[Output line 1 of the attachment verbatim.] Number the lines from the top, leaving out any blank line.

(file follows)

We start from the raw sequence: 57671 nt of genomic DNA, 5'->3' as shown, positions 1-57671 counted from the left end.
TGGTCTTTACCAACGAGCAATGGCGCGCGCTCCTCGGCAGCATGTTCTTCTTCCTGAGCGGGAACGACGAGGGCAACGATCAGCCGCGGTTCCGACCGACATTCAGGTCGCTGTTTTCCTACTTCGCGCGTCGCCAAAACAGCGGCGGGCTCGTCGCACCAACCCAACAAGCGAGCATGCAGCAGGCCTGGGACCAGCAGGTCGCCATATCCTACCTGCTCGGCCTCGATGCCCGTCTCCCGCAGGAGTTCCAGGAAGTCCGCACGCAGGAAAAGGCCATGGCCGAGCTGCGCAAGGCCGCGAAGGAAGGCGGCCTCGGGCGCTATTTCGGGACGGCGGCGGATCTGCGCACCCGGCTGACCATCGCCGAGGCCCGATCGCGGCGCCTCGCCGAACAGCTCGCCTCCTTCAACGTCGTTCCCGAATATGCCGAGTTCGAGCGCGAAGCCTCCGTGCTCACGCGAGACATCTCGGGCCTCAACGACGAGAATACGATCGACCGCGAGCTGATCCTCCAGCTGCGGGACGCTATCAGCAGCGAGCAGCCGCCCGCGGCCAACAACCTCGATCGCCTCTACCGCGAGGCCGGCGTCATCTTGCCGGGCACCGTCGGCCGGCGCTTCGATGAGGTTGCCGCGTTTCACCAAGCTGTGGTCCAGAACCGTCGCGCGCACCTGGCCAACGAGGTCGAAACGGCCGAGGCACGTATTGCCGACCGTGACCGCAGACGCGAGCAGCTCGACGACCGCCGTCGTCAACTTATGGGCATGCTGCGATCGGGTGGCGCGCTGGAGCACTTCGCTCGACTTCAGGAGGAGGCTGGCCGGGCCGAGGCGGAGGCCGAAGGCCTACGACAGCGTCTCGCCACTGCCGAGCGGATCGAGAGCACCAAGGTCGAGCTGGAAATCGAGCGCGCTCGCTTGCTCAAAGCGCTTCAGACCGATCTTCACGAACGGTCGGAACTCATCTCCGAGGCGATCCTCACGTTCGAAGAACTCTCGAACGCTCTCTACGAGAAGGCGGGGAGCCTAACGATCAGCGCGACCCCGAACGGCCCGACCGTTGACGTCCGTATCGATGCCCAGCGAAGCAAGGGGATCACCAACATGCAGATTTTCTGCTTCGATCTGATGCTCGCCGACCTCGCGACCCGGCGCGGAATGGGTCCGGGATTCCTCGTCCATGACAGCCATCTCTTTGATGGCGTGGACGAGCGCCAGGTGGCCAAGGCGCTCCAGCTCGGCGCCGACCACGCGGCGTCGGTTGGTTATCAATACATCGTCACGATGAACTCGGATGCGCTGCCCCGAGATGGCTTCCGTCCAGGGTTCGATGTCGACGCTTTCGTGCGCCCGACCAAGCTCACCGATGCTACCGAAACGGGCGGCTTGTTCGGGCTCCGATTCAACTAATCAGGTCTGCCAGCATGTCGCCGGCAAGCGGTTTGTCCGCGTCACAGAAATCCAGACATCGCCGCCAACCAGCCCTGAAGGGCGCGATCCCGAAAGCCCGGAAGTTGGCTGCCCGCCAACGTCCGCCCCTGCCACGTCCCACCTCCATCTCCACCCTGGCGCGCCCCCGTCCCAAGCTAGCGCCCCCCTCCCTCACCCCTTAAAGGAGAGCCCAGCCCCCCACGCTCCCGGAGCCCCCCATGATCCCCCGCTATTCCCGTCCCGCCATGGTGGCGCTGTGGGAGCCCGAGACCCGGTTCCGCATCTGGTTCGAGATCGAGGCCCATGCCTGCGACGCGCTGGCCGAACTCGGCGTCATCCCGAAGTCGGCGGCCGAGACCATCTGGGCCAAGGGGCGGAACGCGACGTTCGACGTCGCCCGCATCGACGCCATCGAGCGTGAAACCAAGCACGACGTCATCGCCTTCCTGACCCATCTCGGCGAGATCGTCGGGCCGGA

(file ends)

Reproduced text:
We start from the raw sequence: 57671 nt of genomic DNA, 5'->3' as shown, positions 1-57671 counted from the left end.